Evaluating audio transcription engines

June 17, 2022
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To learn more about which voice recognition technology to use, read this strategy guide for voice applications

Recent advances in deep learning have made voice technology more accurate, accessible, and affordable. However, now with the availability, choosing the best voice recognition solution has also become more difficult, especially for the Speech-to-Text (STT) solutions. Speech-to-Text offers tremendous benefits to enterprises for several use cases: transcription, dictation (voice typing), closed caption, subtitles or building analytics solutions (keyword detection, topic detection, auto summarization, content moderation, sentiment analysis…) Even notorious voice assistants such as Alexa and Siri use Speech-to-Text engines following a wake word engine.

To learn more about which voice recognition technology to use, read this strategy guide for voice applications

Measuring the accuracy of Speech-to-Text Engines:

Build your own Automatic Speech Recognition (ASR) comparison tool with Picovoice’s open-source benchmark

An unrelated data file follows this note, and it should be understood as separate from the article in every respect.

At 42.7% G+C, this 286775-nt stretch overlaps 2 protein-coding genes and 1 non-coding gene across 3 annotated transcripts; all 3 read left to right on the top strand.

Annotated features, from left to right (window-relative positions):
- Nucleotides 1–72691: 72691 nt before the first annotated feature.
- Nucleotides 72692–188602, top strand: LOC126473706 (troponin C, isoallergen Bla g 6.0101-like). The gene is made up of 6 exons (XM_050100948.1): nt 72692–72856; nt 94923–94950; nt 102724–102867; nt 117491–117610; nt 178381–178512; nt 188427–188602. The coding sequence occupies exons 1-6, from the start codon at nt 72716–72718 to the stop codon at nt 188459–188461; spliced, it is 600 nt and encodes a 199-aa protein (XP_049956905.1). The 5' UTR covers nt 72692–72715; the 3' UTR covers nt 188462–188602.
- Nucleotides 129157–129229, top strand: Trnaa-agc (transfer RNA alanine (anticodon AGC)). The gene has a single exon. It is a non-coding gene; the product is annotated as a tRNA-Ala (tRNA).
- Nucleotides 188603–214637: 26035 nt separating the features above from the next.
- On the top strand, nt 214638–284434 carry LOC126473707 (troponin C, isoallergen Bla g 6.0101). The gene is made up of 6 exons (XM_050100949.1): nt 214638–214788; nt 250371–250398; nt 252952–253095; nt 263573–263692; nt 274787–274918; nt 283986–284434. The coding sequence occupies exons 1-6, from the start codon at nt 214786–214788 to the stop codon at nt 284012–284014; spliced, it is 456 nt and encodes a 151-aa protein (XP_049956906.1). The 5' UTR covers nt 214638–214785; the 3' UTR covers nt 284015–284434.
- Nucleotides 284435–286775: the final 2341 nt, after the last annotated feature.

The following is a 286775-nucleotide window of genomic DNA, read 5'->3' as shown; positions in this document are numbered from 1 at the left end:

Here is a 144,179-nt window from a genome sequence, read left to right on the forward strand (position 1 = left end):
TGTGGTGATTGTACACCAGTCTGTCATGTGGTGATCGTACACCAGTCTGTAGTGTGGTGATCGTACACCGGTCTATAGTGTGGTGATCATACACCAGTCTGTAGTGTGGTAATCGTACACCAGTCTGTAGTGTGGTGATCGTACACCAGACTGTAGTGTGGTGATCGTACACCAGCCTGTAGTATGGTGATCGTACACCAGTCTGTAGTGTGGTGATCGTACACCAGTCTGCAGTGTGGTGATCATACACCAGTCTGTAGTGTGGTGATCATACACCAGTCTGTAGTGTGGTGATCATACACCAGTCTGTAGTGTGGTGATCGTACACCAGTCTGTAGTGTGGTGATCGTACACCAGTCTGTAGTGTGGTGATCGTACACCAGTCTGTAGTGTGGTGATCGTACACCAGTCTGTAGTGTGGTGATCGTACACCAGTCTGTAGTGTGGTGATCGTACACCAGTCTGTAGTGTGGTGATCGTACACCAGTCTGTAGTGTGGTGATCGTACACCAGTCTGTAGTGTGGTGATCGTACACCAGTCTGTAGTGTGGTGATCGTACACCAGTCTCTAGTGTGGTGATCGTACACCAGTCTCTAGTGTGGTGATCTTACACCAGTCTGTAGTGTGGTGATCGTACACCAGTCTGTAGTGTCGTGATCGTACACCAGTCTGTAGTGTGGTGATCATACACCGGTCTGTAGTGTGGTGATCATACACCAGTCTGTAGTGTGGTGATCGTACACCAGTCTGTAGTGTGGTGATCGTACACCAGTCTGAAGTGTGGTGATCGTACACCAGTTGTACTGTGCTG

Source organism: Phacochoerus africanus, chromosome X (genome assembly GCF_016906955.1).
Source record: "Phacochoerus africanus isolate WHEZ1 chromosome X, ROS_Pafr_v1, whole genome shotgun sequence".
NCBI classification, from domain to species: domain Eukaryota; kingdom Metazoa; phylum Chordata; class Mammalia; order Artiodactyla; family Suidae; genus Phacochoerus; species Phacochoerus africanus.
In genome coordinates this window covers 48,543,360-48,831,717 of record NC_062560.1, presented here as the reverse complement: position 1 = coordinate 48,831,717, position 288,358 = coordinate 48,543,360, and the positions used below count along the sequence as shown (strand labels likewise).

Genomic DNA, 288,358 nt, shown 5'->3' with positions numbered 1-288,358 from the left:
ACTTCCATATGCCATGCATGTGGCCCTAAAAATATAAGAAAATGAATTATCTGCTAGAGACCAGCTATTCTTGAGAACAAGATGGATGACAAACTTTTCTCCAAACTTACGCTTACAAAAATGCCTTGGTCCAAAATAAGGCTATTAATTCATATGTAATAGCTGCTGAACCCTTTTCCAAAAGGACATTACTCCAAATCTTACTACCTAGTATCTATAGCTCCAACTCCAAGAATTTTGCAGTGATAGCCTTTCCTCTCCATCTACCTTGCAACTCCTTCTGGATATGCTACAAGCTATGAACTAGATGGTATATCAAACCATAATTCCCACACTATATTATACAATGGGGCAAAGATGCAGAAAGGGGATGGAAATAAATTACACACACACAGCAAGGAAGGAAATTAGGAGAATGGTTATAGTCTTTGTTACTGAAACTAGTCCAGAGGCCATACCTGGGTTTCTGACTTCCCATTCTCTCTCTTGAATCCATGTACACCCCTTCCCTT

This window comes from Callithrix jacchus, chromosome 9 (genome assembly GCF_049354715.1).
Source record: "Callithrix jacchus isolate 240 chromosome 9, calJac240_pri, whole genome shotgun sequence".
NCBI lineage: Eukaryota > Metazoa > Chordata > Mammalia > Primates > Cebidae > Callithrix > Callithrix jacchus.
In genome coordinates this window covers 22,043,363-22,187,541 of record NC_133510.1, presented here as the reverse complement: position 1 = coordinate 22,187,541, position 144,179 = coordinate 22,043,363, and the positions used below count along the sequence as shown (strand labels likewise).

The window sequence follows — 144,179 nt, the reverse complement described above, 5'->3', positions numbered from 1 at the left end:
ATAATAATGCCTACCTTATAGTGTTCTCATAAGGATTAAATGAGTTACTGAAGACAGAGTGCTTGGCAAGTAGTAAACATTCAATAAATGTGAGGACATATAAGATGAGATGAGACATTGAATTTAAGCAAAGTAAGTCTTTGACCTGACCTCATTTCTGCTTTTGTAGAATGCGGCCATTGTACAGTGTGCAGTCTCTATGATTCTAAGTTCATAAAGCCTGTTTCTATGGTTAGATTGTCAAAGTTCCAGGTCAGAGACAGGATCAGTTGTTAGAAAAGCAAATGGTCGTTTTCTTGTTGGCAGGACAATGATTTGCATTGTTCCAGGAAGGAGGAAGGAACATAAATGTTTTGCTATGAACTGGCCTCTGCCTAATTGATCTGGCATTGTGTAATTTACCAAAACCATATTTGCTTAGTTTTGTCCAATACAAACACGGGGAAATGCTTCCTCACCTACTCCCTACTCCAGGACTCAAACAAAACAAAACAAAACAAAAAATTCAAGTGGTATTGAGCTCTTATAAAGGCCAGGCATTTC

Word Error Rate (WER) is the most commonly used method to measure the accuracy of an Automatic Speech Recognition software. WER is the ratio of edit distance between words in a reference transcript and the words in the output of the Speech-to-Text engine to the number of words in the reference transcript. It shows the percentage of errors in the transcript performed by an Automatic Speech Recognition software compared to the human transcription with no mistakes.

Accuracy can be boosted even further with customization. Out-of-the-box Speech-to-Text engines mostly struggle with industry-specific jargon, special names or homophones. For example, “arthritis” can be transcribed as “off right his” if the Speech-to-Text model is not customized accordingly.